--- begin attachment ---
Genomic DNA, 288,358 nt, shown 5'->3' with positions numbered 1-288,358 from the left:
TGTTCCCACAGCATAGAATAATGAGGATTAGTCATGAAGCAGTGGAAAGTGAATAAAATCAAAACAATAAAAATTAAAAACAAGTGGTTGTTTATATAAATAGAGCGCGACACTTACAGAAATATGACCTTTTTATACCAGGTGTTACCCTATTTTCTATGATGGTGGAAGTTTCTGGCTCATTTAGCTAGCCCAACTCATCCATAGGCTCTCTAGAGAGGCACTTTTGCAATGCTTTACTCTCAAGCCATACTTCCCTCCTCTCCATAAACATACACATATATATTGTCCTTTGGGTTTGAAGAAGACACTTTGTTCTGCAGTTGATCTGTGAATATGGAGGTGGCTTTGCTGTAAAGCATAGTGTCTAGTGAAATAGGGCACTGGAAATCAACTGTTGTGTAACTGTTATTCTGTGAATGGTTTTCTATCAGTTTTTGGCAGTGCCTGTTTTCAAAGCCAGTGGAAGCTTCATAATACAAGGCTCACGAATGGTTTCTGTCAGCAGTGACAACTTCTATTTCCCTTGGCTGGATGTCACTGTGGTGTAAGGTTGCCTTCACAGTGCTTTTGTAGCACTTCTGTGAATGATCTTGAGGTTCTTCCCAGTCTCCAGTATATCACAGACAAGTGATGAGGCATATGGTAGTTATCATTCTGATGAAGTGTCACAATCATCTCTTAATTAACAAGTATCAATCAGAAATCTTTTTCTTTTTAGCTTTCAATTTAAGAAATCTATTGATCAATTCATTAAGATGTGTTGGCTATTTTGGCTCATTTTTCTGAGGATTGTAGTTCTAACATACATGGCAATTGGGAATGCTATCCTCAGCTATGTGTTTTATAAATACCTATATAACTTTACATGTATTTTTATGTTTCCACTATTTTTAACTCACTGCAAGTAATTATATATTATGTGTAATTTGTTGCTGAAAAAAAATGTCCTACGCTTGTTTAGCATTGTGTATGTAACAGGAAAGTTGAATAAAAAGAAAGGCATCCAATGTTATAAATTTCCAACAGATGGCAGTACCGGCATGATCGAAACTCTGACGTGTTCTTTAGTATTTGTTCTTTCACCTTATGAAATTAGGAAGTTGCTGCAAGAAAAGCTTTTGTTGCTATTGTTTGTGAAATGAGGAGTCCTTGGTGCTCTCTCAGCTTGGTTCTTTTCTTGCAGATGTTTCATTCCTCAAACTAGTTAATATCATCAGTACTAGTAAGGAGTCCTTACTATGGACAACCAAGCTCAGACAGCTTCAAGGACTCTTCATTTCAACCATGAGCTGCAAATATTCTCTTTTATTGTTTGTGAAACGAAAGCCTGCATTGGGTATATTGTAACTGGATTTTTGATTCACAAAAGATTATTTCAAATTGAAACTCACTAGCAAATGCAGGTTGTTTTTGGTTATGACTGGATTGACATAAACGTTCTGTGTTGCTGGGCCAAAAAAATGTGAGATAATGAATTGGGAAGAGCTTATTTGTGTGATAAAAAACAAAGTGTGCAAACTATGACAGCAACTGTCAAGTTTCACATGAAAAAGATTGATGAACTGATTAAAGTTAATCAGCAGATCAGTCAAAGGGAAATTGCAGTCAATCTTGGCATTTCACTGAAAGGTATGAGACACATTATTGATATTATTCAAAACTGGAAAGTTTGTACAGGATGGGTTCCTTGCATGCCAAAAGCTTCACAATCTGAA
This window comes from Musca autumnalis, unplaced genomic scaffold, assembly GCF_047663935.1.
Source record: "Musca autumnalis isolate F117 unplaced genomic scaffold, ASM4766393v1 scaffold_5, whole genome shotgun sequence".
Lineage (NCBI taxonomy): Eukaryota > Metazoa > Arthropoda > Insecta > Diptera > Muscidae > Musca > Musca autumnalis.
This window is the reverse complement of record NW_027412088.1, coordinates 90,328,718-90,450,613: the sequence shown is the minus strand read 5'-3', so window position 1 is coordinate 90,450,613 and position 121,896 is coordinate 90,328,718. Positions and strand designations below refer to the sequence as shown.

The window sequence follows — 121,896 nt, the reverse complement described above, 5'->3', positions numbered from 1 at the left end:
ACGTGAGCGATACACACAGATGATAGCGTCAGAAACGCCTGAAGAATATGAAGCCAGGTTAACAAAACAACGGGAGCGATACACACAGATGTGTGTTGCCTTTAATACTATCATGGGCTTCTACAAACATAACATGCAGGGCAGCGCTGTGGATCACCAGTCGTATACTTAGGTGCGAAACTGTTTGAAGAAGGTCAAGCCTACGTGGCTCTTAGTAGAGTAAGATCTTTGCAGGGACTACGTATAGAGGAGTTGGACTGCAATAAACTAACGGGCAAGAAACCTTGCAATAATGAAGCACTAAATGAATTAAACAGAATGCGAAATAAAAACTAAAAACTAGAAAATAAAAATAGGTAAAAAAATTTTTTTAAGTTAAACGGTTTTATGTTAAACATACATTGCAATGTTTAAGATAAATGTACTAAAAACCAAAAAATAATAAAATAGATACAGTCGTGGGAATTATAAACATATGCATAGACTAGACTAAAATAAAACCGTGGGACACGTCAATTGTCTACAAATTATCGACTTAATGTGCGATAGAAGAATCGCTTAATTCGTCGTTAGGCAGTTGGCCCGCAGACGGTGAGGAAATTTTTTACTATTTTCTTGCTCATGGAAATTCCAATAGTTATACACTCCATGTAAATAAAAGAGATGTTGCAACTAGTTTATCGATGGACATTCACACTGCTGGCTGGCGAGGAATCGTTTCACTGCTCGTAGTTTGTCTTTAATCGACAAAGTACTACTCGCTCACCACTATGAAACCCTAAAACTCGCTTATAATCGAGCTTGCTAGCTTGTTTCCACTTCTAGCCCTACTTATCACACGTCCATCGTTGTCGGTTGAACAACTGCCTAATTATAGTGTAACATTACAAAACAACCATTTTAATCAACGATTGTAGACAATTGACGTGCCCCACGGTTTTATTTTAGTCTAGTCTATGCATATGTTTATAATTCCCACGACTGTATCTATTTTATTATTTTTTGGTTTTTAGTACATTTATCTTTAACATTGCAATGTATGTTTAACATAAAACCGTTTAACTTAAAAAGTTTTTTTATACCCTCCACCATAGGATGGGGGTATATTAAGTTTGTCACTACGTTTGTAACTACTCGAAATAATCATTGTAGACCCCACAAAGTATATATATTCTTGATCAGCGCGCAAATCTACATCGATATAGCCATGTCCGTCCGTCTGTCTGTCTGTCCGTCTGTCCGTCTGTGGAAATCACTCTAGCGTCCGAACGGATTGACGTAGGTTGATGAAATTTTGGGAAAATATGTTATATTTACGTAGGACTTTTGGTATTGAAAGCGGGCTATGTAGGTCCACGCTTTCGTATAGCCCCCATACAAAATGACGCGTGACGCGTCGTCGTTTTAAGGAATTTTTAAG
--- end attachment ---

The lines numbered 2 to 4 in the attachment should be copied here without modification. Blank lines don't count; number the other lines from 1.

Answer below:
TGTTCCCACAGCATAGAATAATGAGGATTAGTCATGAAGCAGTGGAAAGTGAATAAAATCAAAACAATAAAAATTAAAAACAAGTGGTTGTTTATATAAATAGAGCGCGACACTTACAGAAATATGACCTTTTTATACCAGGTGTTACCCTATTTTCTATGATGGTGGAAGTTTCTGGCTCATTTAGCTAGCCCAACTCATCCATAGGCTCTCTAGAGAGGCACTTTTGCAATGCTTTACTCTCAAGCCATACTTCCCTCCTCTCCATAAACATACACATATATATTGTCCTTTGGGTTTGAAGAAGACACTTTGTTCTGCAGTTGATCTGTGAATATGGAGGTGGCTTTGCTGTAAAGCATAGTGTCTAGTGAAATAGGGCACTGGAAATCAACTGTTGTGTAACTGTTATTCTGTGAATGGTTTTCTATCAGTTTTTGGCAGTGCCTGTTTTCAAAGCCAGTGGAAGCTTCATAATACAAGGCTCACGAATGGTTTCTGTCAGCAGTGACAACTTCTATTTCCCTTGGCTGGATGTCACTGTGGTGTAAGGTTGCCTTCACAGTGCTTTTGTAGCACTTCTGTGAATGATCTTGAGGTTCTTCCCAGTCTCCAGTATATCACAGACAAGTGATGAGGCATATGGTAGTTATCATTCTGATGAAGTGTCACAATCATCTCTTAATTAACAAGTATCAATCAGAAATCTTTTTCTTTTTAGCTTTCAATTTAAGAAATCTATTGATCAATTCATTAAGATGTGTTGGCTATTTTGGCTCATTTTTCTGAGGATTGTAGTTCTAACATACATGGCAATTGGGAATGCTATCCTCAGCTATGTGTTTTATAAATACCTATATAACTTTACATGTATTTTTATGTTTCCACTATTTTTAACTCACTGCAAGTAATTATATATTATGTGTAATTTGTTGCTGAAAAAAAATGTCCTACGCTTGTTTAGCATTGTGTATGTAACAGGAAAGTTGAATAAAAAGAAAGGCATCCAATGTTATAAATTTCCAACAGATGGCAGTACCGGCATGATCGAAACTCTGACGTGTTCTTTAGTATTTGTTCTTTCACCTTATGAAATTAGGAAGTTGCTGCAAGAAAAGCTTTTGTTGCTATTGTTTGTGAAATGAGGAGTCCTTGGTGCTCTCTCAGCTTGGTTCTTTTCTTGCAGATGTTTCATTCCTCAAACTAGTTAATATCATCAGTACTAGTAAGGAGTCCTTACTATGGACAACCAAGCTCAGACAGCTTCAAGGACTCTTCATTTCAACCATGAGCTGCAAATATTCTCTTTTATTGTTTGTGAAACGAAAGCCTGCATTGGGTATATTGTAACTGGATTTTTGATTCACAAAAGATTATTTCAAATTGAAACTCACTAGCAAATGCAGGTTGTTTTTGGTTATGACTGGATTGACATAAACGTTCTGTGTTGCTGGGCCAAAAAAATGTGAGATAATGAATTGGGAAGAGCTTATTTGTGTGATAAAAAACAAAGTGTGCAAACTATGACAGCAACTGTCAAGTTTCACATGAAAAAGATTGATGAACTGATTAAAGTTAATCAGCAGATCAGTCAAAGGGAAATTGCAGTCAATCTTGGCATTTCACTGAAAGGTATGAGACACATTATTGATATTATTCAAAACTGGAAAGTTTGTACAGGATGGGTTCCTTGCATGCCAAAAGCTTCACAATCTGAA
This window comes from Musca autumnalis, unplaced genomic scaffold, assembly GCF_047663935.1.
Source record: "Musca autumnalis isolate F117 unplaced genomic scaffold, ASM4766393v1 scaffold_5, whole genome shotgun sequence".